from Asia Unbound

Contenders Shaping Up for 2019 Indonesian Presidential Election

Prabowo Subianto rides a horse during a Gerindra Party campaign rally at a stadium in Jakarta, Indonesia on March 23, 2014. Beawiharta/Reuters

April 25, 2018

Prabowo Subianto rides a horse during a Gerindra Party campaign rally at a stadium in Jakarta, Indonesia on March 23, 2014. Beawiharta/Reuters
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Earlier this month, former Lieutenant General Prabowo Subianto, who ran for president against Joko Widodo, or Jokowi, in 2014, announced that he will be a candidate again in 2019, setting up a possible presidential rematch. Prabowo had seemed to waffle, until recently, on running again, and he still faces obstacles to actually getting into the race. He heads up the Gerindra party, but Gerindra only holds 13 percent of the seats in the national legislature. Under Indonesian law, any party that wants to nominate a candidate for president must show that the party, or the coalition of parties backing the nominee, currently hold at least 20 percent of legislative seats, or got at least a quarter of the popular vote in the last election. Still, Prabowo and Gerindra probably will find coalition partners to push them over the threshold and get Prabowo into the race.

In a head to head matchup against Prabowo, the incumbent, Jokowi, starts with a lead in polls. In fact, a number of recent polls taken about a Jokowi-Prabowo matchup have given the incumbent a sizable lead. Jokowi’s reputation for being personally clean, his down-to-earth speaking style, and his (relatively modest) achievements in office probably account for some of the gap in the polls, while Prabowo’s often-bombastic, even demagogic style may also turn off some voters. Indeed, in the previous presidential race Prabowo repeatedly seemed to suggest that he wanted to roll back elements of Indonesian democracy, and to recentralize power, presumably in his own hands.

Yet the race could still be tightly contested. Some studies show Jokowi’s electability rating below 50 percent. And Jokowi has not, to be sure, brought about as thorough a transformation of Indonesian political culture and institutions as some of his supporters had hoped when he was elected in 2014, becoming the first person to attain the Indonesian presidency in the democratic era who did not hail from Indonesia’s political elite. Jokowi has presided over decent growth and some initial upgrades of Indonesia’s decaying infrastructure, and he has boosted funding for health care and education. Yet he has made minimal headway in battling corruption, in politics or business, which remains a major drain on the economy and a hurdle for investors. Though Jokowi appears personally committed to Indonesian democracy, he has often been hesitant to push for improving the human rights climate, and in the past year he has increasingly relied on a group of former army generals as top advisors, worrying rights activists concerned about the military’s ongoing power in Indonesian politics. Some of his highly touted infrastructure projects are still just in the planning phases, and a string of accidents in the past year during construction on several new projects also has harmed Jokowi’s infrastructure vision.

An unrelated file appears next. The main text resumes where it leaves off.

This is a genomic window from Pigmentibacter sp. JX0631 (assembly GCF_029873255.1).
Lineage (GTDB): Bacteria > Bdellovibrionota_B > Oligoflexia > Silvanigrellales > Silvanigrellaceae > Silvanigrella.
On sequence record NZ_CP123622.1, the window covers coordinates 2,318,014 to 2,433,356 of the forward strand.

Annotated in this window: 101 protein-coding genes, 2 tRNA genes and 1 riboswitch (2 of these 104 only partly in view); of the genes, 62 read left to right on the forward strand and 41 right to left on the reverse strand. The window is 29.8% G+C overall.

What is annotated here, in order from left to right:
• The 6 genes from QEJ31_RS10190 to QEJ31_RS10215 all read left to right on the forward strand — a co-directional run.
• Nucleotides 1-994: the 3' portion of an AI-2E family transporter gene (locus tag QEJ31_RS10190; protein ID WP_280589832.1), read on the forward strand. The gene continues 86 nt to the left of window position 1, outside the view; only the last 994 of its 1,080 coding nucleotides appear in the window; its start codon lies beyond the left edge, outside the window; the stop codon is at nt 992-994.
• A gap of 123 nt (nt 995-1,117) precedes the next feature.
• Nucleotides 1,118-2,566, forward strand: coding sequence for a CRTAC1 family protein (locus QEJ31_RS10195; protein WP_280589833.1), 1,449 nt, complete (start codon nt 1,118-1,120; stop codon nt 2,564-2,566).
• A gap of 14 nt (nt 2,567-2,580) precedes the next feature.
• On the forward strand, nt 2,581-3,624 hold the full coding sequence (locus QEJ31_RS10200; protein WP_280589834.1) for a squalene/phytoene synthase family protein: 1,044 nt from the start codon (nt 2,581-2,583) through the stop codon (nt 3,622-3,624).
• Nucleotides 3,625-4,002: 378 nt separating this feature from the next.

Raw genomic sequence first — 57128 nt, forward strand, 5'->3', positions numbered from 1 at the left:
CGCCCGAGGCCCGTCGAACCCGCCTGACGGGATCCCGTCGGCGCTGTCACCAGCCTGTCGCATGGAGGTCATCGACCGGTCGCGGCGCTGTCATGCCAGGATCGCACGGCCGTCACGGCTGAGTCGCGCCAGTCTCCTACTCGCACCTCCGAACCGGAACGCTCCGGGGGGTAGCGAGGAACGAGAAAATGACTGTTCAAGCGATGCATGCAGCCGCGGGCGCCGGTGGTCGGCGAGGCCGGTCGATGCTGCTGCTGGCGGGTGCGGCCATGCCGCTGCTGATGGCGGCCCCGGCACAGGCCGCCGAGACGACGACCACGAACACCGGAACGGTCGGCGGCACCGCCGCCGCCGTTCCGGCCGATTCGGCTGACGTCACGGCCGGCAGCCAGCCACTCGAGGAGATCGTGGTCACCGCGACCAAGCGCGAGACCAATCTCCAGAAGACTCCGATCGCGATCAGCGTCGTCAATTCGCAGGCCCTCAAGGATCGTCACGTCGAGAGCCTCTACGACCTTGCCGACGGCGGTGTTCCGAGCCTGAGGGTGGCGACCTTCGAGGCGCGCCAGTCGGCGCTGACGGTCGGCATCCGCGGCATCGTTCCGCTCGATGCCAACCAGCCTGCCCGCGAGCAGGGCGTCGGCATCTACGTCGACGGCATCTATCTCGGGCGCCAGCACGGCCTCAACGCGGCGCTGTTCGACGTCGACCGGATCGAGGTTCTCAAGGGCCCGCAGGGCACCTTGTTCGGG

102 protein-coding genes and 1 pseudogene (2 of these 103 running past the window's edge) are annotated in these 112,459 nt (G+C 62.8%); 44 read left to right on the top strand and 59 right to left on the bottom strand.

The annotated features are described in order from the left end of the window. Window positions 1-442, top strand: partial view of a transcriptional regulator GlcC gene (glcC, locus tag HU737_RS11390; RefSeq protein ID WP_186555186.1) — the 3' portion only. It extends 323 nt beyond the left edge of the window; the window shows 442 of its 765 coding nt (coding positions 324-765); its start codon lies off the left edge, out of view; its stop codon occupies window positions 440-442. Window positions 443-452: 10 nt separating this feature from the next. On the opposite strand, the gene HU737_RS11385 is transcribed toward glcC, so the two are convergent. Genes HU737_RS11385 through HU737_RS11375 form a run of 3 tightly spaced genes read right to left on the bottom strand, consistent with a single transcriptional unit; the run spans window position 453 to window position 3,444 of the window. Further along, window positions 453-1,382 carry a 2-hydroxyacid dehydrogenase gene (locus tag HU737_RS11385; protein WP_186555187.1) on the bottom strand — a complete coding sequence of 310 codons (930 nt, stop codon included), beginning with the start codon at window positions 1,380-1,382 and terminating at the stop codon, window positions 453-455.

Still, Jokowi remains personally popular, and he also has proven a skillful builder of political alliances, despite the fact that he had not held a national level position before being elected president. When he was elected president, his party controlled a minority of seats in the legislature. Now, through effective coalition-building and consolidation of parties, Jokowi and his allies have a majority of seats in the national legislature. In the next presidential election, notes Tempo magazine, parties are scrambling to back Jokowi: “At least five parties have once again adopted him as their presidential candidate.”

Prabowo, however, knows how to run a skillful campaign. In 2014, he and his team produced an effective communications strategy, one that paired positive, almost hagiographic portrayals of Prabowo with some of the dark arts of negative—and often false—attacks on Jokowi. In addition, as I noted in a recent CFR Expert Brief, Prabowo appears to be increasingly allying with one of the most powerful, rising forces in Indonesian politics—Islamist groups that have increasingly galvanized public opinion, at least in local races, and begun to develop strong get-out-the-vote operations.

These Islamist groups could be major factors in the presidential election, but they will probably have more trouble rallying opinion against Jokowi than they did in the Jakarta governor’s race last year, when they held massive public rallies against—and demonized—the then-Christian and Chinese governor, Basuki Tjahaja Purnama. In addition, Jokowi could potentially pick a vice president who could neutralize some of the Islamist groups, boosting Jokowi’s chances of another five-year term.

More on:

Indonesia

Elections and Voting

Democracy

Southeast Asia

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